Anyone working in design, web development, or marketing can empathize and relate to the fact that building proper content can be a LOT of work. It is tedious, detail oriented, and sometimes totally painstaking. But, we all know that creating depth and draw to your concept is crucial, and so is nailing the visuals. No matter what it is- a website, business cards, smartphone apps, video game design, a presentation, product labels, a design pitch, anything- you need the right image. You get the visuals right, you nail the concept.
As with tackling any process, you have to have your tools. The resources and items you need to get your work done right. All artists and designers have their programs and websites where they draw inspiration from. GraphicStock is one of those tools. It’s a resource with endless possibilities. As a website full of stock graphics and images, any image you can fathom is on this site. GraphicStock is really intuitive and user friendly: You search the keywords of what you’re looking for, scroll through the results, download the images you need, and you’re done! GraphicStock is constantly adding more images to the site so you will never run out. The best part? Once you have the image it is YOURS, royalty free, forever. Use it all you want, without having to worry about copyright issues. Their whole mission is to provide high quality imagery at a price point that working people, artists, and students can afford.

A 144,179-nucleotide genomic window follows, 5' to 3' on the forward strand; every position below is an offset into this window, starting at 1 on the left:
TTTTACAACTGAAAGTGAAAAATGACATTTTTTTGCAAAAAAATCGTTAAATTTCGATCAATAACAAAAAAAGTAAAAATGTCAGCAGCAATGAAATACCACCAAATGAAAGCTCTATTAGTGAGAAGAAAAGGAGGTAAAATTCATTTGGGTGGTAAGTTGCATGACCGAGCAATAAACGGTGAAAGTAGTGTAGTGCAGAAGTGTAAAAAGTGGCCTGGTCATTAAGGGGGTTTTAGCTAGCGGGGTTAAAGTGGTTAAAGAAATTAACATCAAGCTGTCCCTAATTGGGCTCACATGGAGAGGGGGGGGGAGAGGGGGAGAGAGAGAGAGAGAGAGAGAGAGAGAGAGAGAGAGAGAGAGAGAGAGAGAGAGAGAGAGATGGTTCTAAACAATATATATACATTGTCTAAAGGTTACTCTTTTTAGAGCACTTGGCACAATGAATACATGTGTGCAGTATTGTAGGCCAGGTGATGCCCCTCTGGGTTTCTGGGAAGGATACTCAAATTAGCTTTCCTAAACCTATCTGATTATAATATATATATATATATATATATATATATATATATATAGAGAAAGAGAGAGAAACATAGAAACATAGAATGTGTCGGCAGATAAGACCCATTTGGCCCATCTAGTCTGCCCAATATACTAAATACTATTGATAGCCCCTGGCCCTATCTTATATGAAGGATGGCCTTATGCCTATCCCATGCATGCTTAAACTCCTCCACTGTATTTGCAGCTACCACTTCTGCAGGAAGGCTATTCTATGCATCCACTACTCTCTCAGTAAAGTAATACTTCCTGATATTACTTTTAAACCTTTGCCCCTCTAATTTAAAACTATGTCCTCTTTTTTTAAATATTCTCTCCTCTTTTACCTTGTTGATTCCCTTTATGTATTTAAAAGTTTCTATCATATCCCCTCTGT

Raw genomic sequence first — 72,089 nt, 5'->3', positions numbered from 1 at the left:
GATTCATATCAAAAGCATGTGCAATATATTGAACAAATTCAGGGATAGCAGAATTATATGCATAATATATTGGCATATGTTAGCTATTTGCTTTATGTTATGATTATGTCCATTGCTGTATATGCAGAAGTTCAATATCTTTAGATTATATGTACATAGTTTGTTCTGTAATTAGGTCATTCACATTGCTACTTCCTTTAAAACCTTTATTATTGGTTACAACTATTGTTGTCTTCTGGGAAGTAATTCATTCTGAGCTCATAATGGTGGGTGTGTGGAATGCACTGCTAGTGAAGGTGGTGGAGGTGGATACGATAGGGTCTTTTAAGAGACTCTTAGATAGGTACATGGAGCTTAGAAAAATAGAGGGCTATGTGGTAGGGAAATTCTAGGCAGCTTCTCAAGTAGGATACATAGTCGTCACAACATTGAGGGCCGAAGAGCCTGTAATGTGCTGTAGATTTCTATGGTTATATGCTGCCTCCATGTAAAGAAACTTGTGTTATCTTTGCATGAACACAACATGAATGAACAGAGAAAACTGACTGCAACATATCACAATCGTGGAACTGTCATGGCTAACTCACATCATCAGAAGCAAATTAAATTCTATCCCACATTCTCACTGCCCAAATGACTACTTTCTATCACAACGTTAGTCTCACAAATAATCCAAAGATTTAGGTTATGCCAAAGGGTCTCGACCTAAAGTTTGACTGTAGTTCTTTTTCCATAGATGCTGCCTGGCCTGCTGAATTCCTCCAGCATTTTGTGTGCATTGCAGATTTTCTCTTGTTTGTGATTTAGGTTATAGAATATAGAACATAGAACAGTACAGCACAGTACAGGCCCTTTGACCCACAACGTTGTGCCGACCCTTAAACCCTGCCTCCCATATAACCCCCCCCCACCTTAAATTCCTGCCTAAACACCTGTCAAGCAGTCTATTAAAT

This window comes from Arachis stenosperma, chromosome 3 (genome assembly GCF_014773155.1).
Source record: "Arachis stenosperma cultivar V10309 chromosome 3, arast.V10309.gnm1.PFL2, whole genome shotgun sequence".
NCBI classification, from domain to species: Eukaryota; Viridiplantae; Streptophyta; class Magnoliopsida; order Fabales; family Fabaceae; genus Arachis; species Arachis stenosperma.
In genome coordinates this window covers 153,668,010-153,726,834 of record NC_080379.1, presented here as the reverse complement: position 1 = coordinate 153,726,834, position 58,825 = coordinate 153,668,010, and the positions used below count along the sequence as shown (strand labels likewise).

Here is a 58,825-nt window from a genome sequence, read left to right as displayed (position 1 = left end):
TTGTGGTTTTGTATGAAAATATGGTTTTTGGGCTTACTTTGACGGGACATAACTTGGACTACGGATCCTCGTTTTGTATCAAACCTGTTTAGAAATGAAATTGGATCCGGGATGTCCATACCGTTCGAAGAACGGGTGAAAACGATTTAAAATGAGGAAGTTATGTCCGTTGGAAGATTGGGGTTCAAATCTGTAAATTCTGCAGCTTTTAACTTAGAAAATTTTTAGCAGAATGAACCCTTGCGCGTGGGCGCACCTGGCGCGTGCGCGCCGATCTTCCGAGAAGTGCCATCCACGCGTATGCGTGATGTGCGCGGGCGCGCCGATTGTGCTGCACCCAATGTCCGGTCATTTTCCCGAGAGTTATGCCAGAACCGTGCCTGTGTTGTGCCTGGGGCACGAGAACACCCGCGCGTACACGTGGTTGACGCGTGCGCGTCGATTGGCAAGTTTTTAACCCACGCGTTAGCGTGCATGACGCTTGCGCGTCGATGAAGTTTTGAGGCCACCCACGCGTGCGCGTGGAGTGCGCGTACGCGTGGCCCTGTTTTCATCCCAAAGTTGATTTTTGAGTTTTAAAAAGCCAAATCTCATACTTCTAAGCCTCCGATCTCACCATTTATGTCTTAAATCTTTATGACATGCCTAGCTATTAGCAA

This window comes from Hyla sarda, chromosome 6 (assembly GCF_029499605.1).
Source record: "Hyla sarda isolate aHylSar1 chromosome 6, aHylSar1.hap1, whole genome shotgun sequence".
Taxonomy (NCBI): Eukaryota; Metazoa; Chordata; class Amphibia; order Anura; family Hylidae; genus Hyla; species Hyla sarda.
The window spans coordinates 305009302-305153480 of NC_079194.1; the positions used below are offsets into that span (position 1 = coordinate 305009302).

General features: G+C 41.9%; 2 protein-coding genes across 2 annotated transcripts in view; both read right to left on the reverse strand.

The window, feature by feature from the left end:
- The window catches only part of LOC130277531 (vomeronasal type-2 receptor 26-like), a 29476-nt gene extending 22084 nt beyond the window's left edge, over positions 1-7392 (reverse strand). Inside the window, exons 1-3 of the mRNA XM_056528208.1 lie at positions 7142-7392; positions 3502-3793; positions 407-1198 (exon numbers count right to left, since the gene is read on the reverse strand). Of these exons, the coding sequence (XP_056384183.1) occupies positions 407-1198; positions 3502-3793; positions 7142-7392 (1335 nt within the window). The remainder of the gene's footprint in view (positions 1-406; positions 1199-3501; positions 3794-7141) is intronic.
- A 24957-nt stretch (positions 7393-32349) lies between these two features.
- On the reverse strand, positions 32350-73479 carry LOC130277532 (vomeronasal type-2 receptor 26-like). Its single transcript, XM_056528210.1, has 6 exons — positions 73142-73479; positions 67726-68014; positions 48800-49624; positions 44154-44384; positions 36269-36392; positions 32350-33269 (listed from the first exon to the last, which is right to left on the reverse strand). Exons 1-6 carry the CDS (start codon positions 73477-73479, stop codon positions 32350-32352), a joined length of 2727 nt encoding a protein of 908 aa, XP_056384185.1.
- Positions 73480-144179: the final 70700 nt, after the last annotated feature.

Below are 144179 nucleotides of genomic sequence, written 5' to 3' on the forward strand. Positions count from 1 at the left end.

To kick off the New Year GraphicStock is running a great special: Sign up now you to get a 7 day free trial of unlimited downloads. You can cancel your subscription at any time so, there’s no reason not to give it a shot. Don’t miss out on this tool! It’ll make your workflow endlessly more efficient.
Photographer Cyril Crepin creates an extraordinary, poignant collection of photographs featuring portraits of facial reconstruction patients within the confines of the hospital in which they were operated on.
With the help of Professor Bernard Devauchelle, a leading surgeon at the hospital in which these individuals were in, Crepin photographs these subjects in order to celebrate, but most importantly, accentuate these individuals’ self-respect, playfulness and courage regardless their ‘monstrous’ appearance after surgery.
“They want to be recognized as human beings. Contrary to what people might say about this series, it’s not meant to be obscene or voyeuristic. Obscenity is to ignore their humanity and their extraordinary courage.”
Crepin’s work is emotionally intense and it is by no means easy to look at. It is sad to say, but many people will have a tough time looking at these just because of the deformities. This consequence is tough to acknowledge, but it is true. It is hard to admit that many of us will be disturbed and disgusted by the appearance of these people, but it is this sole purpose that, I think, runs Crepin’s artistic fuel throughout the creation of this series. The rawness of his subjects’ gaze and the fearless aura they portray is powerful and inspiring… their brilliance transcend the normative ideas about beauty. Their humble controbution to Crepin’s work teaches us that everyone, no matter what they went through or how they look like, deserves a little self-praise and respect.